|Study Provides Clues about How Cancer Cells
Develop Resistance to Chemotherapy Drug
Researchers have shown that increased expression of a gene called
SIRT1 in cancer cells plays a significant role in the development
of resistance to the chemotherapy drug cisplatin. The SIRT1 gene,
which regulates several important cellular processes including
nutrient use and metabolism, appears to contribute to the development
of cisplatin resistance by reducing the uptake and use of glucose
by cells and by altering the function of their mitochondria, which
are cellular structures that produce most of the energy in cells.
These findings, by researchers at the National Cancer Institute
(NCI), part of the National Institutes of Health (NIH), and colleagues,
were published in the Sept. 15, 2008, issue of Molecular Cancer
Cisplatin, a chemotherapy drug that contains the metallic element
platinum, is widely used in the treatment of many types of cancer,
including bladder, lung, ovarian, and testicular cancer. It slows
or stops the growth of cancer cells by binding to DNA. Tumors that
recur after an initially positive response to treatment with cisplatin
are frequently resistant to it, meaning the drug is no longer effective.
Knowing more about how cells become resistant to cisplatin will
enable researchers to devise strategies to circumvent resistance
and increase the effectiveness of this important anticancer drug.
To investigate mechanisms that contribute to cisplatin resistance
in cancer cells, the researchers generated cells that were resistant
to the drug by exposing them to cisplatin in the laboratory. They
found that expression of the SIRT1 gene increased three to five
fold as the levels of cisplatin were increased, producing increasing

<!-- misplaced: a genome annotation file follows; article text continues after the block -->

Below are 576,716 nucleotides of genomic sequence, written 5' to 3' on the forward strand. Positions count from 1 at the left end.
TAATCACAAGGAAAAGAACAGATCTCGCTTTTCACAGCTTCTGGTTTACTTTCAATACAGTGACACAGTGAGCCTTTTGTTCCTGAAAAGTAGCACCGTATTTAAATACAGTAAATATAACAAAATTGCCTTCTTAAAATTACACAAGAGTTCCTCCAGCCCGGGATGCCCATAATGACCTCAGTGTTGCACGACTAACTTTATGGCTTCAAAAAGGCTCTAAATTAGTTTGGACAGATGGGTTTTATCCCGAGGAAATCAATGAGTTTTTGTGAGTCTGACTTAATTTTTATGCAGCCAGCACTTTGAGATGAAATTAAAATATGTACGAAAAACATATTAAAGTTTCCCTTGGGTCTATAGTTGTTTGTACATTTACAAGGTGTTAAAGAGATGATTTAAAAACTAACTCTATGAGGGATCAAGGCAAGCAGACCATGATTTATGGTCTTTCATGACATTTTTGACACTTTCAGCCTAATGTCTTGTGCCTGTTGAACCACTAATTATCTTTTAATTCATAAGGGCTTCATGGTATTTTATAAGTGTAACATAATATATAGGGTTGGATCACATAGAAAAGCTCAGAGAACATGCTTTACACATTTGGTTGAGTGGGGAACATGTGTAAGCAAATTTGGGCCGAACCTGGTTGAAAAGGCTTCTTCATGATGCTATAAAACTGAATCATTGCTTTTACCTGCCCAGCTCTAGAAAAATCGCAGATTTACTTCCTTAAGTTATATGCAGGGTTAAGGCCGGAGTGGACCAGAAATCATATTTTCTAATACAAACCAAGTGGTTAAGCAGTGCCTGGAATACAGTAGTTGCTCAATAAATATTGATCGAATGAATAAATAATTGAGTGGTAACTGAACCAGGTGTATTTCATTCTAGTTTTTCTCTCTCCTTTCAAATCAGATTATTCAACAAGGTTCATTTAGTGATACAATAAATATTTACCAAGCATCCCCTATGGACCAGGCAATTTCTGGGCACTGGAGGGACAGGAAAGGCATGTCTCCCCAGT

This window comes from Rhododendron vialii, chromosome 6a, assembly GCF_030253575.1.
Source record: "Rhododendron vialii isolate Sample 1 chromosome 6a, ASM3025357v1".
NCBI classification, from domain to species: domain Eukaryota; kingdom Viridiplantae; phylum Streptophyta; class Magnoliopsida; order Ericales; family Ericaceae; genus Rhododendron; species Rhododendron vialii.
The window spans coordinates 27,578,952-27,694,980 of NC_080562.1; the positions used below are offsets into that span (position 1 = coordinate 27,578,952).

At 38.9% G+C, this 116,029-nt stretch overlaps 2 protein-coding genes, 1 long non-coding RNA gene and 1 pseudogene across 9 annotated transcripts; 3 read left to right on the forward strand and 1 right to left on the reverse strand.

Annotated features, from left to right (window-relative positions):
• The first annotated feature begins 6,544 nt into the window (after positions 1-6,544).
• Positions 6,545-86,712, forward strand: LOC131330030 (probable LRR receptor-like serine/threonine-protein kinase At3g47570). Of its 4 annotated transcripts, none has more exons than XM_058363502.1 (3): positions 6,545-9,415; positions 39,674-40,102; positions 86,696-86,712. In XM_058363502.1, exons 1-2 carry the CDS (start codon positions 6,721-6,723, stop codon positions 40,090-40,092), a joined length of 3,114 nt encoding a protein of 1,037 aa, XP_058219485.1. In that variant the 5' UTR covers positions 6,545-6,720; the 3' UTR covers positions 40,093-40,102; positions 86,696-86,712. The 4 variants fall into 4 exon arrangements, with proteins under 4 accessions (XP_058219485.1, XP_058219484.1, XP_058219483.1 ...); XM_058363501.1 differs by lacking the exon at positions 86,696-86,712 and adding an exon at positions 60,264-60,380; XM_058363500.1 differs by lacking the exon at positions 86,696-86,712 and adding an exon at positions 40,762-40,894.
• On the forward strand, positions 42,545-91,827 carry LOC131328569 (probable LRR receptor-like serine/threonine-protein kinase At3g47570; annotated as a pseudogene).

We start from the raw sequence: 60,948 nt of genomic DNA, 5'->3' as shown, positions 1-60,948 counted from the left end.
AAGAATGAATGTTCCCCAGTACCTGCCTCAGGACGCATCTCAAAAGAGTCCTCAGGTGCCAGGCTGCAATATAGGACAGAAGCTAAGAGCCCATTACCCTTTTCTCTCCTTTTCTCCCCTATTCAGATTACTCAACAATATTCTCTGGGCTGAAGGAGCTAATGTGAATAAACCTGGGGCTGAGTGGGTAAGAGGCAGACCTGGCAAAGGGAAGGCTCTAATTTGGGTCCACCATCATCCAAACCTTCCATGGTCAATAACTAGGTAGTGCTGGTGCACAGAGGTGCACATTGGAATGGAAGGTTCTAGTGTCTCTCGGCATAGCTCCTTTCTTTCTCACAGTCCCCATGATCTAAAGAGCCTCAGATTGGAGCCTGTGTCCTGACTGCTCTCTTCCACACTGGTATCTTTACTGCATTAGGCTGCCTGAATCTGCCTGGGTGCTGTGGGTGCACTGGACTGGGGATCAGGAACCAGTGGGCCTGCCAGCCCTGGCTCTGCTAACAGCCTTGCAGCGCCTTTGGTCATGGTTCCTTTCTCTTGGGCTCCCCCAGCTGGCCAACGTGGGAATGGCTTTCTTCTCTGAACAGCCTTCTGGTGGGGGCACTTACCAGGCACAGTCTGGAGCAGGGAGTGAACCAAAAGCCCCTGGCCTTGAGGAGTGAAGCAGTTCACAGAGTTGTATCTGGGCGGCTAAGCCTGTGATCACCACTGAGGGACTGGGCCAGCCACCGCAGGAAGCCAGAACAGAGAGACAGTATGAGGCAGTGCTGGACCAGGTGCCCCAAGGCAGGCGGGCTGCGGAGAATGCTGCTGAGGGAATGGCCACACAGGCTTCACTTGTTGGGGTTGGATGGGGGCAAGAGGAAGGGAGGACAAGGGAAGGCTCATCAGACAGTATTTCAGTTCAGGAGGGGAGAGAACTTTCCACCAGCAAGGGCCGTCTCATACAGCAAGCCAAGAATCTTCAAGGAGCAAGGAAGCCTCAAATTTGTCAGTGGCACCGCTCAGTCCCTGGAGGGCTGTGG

levels of resistance in the cells. On the other hand, the researchers
found that cisplatin-resistant cancer cells became more sensitive
to the drug when the level of SIRT1 expression was reduced. By
decreasing the levels of SIRT1 expression three to five fold, the
cancer cells became approximately two fold more sensitive to cisplatin." It
appears that SIRT1 contributes to 50 percent of the cellular resistance
to cisplatin, but it does not account for all of the resistance," said
Michael Gottesman, M.D., of NCIís Center for Cancer Research, and
an author of the study.
Many factors contribute to cisplatin resistance and may include
mechanisms that limit cellular uptake of the drug, altered mechanisms
that allow cells to repair damage to their DNA, and mechanisms
that help cells survive. "This study is part of a larger effort
by scientists to determine important cellular changes that cause
cancer cells to become resistant to chemotherapy drugs," said
Gottesman. "Different types of genetic mutations can occur
during the development of cellular resistance to anticancer drugs.
Therefore, the first step is to elucidate the genes that contribute
to this resistance in tumors."
Previous research by this team and others has shown that cisplatin-resistant
cells grow more slowly and demonstrate reduced uptake of certain